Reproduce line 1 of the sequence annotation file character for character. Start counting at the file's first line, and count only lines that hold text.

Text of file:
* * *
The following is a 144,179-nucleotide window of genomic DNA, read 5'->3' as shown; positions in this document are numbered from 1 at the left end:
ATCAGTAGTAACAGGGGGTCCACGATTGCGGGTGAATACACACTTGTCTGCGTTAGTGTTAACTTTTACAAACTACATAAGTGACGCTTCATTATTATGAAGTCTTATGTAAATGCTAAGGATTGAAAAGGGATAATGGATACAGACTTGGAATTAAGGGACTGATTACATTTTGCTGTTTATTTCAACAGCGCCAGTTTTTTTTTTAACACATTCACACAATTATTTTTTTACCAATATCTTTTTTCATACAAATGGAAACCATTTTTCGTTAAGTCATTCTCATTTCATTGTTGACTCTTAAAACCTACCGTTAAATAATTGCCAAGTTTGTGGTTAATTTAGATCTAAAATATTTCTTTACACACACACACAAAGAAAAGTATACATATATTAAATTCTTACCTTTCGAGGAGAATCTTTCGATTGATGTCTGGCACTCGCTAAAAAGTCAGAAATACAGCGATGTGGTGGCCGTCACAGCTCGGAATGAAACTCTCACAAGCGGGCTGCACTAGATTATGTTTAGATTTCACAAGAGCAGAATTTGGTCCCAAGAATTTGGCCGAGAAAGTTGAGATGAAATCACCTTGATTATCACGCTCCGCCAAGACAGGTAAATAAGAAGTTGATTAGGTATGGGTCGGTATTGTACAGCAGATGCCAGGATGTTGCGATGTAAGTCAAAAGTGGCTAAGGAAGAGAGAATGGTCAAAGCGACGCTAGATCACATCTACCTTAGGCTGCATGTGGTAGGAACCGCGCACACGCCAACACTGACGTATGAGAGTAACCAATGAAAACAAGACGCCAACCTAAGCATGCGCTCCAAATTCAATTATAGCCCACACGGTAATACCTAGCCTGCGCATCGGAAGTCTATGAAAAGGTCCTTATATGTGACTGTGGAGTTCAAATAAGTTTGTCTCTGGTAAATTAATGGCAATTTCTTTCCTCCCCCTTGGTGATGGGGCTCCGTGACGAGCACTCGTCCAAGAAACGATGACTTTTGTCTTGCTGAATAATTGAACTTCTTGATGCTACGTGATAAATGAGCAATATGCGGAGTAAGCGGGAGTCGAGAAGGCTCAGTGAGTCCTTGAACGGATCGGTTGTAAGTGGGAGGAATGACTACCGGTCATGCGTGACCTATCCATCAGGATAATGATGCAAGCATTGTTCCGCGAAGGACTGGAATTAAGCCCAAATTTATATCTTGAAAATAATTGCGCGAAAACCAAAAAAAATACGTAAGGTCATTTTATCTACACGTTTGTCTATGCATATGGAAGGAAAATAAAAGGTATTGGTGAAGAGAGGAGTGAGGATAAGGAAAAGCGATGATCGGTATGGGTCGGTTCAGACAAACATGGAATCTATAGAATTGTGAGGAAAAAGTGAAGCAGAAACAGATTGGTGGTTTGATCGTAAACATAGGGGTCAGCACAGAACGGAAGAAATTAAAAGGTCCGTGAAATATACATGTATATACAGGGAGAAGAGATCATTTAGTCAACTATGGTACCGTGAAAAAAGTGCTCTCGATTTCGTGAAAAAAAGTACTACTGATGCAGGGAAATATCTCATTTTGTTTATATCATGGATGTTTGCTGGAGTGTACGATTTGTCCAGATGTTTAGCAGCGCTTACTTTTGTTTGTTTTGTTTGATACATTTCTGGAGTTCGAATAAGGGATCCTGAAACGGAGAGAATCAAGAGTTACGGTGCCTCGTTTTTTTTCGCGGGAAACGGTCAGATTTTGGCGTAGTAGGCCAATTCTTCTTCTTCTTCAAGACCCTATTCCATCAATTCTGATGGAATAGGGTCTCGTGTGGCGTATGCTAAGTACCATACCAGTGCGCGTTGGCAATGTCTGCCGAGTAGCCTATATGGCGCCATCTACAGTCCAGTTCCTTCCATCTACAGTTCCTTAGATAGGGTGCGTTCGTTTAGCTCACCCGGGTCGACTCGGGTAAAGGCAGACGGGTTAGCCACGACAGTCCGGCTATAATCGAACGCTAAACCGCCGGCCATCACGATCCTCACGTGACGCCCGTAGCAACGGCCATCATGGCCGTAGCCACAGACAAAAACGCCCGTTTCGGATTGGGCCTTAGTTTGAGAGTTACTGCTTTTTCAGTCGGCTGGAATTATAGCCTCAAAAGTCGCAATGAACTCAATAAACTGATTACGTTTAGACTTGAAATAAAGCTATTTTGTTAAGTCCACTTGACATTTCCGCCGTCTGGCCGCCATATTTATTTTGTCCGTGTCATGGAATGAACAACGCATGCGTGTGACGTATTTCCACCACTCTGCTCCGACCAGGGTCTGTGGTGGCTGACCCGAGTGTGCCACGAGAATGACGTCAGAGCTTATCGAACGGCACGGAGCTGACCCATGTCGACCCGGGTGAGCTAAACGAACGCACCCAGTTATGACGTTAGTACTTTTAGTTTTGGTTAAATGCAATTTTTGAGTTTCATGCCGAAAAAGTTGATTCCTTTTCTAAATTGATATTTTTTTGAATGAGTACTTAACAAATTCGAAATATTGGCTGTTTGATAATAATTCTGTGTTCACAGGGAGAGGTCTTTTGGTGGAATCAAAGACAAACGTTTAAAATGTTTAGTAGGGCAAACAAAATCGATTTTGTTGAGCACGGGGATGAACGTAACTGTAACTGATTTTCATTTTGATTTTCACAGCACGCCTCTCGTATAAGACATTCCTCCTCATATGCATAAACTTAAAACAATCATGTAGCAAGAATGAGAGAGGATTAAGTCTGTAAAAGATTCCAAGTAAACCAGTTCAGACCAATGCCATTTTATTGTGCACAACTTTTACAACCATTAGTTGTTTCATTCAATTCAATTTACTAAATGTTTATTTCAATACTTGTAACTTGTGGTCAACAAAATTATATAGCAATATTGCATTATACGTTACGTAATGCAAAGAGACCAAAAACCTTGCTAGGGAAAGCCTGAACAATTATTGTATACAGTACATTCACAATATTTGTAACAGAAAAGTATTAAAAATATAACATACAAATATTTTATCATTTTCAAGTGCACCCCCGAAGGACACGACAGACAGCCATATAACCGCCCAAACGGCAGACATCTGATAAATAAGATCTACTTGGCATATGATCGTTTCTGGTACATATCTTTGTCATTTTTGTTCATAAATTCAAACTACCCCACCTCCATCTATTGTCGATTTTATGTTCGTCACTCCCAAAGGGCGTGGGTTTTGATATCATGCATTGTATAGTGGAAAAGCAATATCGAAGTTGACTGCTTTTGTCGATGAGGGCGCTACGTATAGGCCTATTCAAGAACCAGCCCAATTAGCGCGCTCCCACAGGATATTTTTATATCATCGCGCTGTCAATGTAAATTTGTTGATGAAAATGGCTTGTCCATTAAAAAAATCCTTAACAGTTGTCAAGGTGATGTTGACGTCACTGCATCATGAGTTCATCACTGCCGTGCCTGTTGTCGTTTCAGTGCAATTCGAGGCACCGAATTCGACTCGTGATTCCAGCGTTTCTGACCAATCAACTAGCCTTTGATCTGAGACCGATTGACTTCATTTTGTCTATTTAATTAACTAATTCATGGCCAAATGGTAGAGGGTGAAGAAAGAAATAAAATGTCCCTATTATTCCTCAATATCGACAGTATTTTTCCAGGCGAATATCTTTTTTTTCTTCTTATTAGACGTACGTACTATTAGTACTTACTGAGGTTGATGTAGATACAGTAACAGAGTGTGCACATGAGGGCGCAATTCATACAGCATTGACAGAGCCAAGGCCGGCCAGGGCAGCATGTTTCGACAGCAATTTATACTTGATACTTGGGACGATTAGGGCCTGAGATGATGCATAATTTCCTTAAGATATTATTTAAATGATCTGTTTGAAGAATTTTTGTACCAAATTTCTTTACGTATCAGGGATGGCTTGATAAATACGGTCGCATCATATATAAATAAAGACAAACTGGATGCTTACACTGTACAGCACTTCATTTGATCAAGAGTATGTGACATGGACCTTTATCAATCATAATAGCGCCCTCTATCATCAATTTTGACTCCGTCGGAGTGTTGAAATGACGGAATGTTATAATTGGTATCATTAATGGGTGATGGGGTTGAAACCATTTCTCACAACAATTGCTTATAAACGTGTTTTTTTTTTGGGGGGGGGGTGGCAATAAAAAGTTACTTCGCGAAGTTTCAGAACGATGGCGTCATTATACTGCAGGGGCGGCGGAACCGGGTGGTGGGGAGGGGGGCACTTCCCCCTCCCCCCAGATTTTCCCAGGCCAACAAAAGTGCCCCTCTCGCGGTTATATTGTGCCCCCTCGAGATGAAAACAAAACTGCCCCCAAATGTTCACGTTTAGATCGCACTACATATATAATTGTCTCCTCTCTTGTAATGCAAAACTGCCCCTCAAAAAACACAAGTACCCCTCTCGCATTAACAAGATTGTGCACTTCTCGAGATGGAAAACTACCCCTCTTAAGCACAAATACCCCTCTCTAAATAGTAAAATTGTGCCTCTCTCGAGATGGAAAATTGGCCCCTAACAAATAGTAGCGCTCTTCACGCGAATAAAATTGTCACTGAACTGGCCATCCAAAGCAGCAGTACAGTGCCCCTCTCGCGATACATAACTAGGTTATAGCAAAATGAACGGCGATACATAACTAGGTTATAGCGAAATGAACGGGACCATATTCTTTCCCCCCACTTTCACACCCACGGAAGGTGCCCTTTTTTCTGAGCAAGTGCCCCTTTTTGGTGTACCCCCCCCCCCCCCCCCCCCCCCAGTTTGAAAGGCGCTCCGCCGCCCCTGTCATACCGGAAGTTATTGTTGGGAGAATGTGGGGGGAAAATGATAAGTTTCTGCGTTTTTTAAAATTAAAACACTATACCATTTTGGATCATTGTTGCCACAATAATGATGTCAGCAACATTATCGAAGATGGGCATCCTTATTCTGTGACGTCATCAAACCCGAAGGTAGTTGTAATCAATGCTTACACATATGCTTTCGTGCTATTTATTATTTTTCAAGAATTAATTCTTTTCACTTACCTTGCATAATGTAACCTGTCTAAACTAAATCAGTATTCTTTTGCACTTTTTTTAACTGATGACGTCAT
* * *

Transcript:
The following is a 144,179-nucleotide window of genomic DNA, read 5'->3' as shown; positions in this document are numbered from 1 at the left end: